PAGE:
Spoilers ahead for Mad Men Seasons 1, 2, and 3, so hurry and catch up already!
It’s official. Mad Men returns in 6 days. In anticipation of the premiere, I’ve been preparing mentally (by repeating the mantra WWJD—What Would Joan Do?), physically (by building up my tolerance for brown liquors), and emotionally (by bottling up my feelings and then going shooting). I’ve also spent a good deal of time thinking about the events of the last three seasons, set during the historically tumultuous period from 1960 to 1963.
Each day this week, I’ll attempt to offer an in-depth look at Mad Men's core characters by highlighting the five moments that have defined, so far, their arcs, along with predictions of what might happen to them in the coming season. After all, between the Beatles coming to the United States, the Civil Rights Act, and the expansion of the Vietnam War, 1964 can only make for some majorly dramatic television.
We’ll start this countdown by tracking the arc of Roger Sterling, a founding partner of Sterling Cooper Draper Pryce. (You may also know him as the man who delivers the show's most unsettling and irresistible one-liners.)
1. Betty Isn't Out-of-Bounds
Episode: Season 1's "Red in the Face"
Roger's confidence in business and with the ladies has never really been in question. But it was during the scene where Roger came on to Betty after having dinner at the Drapers' house that we first understood Roger’s very palpable sense of invincibility. Talk about ballsy: In his apology to Don, Rodger explained, "When a man gets to a point in his life when his name's on the building, he can get an unnatural sense of entitlement." This sober, self-aware admission proved that despite his cockiness, his moral compass is still intact, if just barely.
2. The Oyster Nixon Incident
Episodes: Season 1's "Red in the Face" and "Long Weekend"
Roger was living the life. And then had the oysters. And then he lost his lunch all over the Nixon clients, suffered a heart attack during playtime with a pair of twins, and was rushed off to the hospital for a second time cause his heart couldn’t handle any more cigarettes or pastrami sandwiches. And you know, that's just got to humble a man. In Roger's case, the incident(s) served to make him realize that he could no longer physically keep up with the idea he had of himself.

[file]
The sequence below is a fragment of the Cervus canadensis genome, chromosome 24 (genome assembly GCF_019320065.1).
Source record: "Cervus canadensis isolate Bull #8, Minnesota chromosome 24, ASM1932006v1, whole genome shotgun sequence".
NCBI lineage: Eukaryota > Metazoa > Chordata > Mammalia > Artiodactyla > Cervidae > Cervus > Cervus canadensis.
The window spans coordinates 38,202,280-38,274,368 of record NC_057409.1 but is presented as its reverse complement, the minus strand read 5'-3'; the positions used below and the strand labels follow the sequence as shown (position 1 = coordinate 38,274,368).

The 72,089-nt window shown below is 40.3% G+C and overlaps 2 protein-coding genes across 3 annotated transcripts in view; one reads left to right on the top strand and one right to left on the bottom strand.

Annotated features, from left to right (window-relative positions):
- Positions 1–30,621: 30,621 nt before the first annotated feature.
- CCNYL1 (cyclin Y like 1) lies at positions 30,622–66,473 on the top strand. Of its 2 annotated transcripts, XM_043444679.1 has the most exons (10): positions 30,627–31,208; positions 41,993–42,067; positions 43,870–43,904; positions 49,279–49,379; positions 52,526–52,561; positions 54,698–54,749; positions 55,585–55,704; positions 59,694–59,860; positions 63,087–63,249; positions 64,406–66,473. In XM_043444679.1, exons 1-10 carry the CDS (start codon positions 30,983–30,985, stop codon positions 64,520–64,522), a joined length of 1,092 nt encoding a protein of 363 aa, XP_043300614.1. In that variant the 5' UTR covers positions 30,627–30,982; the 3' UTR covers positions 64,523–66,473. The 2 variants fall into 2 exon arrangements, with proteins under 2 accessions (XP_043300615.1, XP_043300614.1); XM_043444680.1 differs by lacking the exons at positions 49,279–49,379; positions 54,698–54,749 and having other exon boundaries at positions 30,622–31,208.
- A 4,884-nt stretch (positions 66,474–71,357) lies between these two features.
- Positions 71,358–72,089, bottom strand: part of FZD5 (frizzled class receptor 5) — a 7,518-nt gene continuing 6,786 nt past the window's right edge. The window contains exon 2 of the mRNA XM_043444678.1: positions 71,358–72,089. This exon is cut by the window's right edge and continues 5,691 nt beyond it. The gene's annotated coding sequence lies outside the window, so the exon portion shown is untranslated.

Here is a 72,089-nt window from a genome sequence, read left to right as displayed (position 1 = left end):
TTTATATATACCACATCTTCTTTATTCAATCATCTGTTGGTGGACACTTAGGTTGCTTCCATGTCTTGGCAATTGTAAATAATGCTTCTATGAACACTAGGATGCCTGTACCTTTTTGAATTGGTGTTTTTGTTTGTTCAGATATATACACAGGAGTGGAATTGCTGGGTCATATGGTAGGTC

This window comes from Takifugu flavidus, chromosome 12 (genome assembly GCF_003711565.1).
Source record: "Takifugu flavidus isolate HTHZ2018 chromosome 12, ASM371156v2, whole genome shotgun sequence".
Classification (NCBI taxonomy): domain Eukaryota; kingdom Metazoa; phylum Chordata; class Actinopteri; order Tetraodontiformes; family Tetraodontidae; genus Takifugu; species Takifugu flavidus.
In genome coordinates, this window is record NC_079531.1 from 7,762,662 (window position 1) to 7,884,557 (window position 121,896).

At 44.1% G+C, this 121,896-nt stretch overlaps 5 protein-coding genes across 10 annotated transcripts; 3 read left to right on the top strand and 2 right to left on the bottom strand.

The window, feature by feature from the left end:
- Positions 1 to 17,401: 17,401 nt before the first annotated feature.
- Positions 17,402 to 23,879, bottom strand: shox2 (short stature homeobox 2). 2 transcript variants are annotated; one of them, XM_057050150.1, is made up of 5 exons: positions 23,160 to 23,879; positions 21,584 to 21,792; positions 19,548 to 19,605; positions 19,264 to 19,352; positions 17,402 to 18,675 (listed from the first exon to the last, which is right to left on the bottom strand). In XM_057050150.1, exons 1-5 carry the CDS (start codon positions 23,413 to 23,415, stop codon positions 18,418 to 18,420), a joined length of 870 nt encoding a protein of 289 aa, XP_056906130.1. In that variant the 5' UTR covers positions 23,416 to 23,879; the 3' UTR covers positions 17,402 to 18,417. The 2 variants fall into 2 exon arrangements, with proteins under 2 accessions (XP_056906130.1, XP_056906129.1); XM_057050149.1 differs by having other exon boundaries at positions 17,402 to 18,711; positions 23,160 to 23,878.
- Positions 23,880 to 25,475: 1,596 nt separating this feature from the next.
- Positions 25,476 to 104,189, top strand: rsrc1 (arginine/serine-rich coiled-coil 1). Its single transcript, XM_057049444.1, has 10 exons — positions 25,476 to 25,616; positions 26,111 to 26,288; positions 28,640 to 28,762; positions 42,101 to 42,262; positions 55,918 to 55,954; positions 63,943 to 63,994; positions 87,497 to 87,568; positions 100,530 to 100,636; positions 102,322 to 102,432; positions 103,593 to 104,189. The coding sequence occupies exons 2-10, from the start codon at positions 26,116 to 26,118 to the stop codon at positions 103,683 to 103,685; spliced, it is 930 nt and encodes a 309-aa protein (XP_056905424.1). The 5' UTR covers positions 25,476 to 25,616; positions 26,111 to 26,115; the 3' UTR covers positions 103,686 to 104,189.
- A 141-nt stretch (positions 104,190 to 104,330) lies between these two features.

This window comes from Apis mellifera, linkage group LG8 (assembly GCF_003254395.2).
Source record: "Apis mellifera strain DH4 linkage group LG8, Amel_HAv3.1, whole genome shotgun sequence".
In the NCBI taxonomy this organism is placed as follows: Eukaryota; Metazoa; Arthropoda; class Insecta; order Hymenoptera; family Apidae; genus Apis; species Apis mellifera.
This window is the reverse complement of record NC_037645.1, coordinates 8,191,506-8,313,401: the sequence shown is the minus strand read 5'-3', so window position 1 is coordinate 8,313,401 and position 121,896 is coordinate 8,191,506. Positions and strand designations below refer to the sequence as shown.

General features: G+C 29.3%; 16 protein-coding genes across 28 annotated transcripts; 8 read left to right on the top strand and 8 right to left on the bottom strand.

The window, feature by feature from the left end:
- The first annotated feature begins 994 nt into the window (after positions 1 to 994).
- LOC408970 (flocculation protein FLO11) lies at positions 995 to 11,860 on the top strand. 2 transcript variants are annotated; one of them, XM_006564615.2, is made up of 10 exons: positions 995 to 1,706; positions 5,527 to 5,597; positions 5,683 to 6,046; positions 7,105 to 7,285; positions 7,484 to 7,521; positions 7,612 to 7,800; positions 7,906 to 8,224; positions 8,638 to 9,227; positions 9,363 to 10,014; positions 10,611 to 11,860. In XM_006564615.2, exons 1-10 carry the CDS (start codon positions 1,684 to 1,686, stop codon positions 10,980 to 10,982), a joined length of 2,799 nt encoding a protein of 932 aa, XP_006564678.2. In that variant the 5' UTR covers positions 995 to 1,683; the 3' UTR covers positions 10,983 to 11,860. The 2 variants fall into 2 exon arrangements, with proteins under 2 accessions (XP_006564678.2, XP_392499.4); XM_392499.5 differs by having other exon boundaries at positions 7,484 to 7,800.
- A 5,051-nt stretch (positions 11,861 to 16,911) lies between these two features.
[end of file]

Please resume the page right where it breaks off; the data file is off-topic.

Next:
3. The Rebound
Episodes: Season 2's "The New Girl," "The Gold Violin," "Six-Month Leave," and "The Jet Set"
After his health scare, Roger made sure to let Joan know how he deeply cared about her. So it must have hurt his heart even more to learn of Joan's engagement. His rash response was to leave his wife Mona (who is played by John Slattery
's actual wife, Talia Balsam
) and marry the much younger Jane. This course of action could easily have spelled mid-life crisis, but I think that in this case, it spelled R-E-B-O-U-N-D.
4. Old Dog, New Tricks
Episode: Season 3's "The Gypsy and the Hobo"
When Annabelle Mathis—one of Roger’s old flames—suddenly reappeared in his life and tried to seduce him, Rodger denied her advances and explained that he's married (again). Funny, that never stopped him before from having affairs. A defining moment that revealed a changed man.
5. The Phone Call
Episode: Season 3's "The Grown-Ups"
After his daughter Margaret's wedding turned out to be a disaster thanks to the ex-wife/new-wife drama and the JFK assassination, Roger called up Joan hoping for consolation. It's at this point, I like to believe, that he realized that Joan is the only one who really gets him.
Which leaves us where?
Suffice it to say, with some rocky years behind him, Roger seems ready to reinvent his name at Sterling Cooper Draper Pryce.
Last season left off with Roger securing a team to start the new agency, and not very surprisingly, he brought Joan on board. It may be wishful thinking, but I think they'll start up the affair again. Because really, how long can they stay apart? I'm guessing, too, that Roger will bring in the developers of the World Trade Center as clients, (the actual plans to develop the towers were announced on January 18, 1964). Dare I say it's not too soon?
What do you think will happen to Rodger Sterling in Season 4?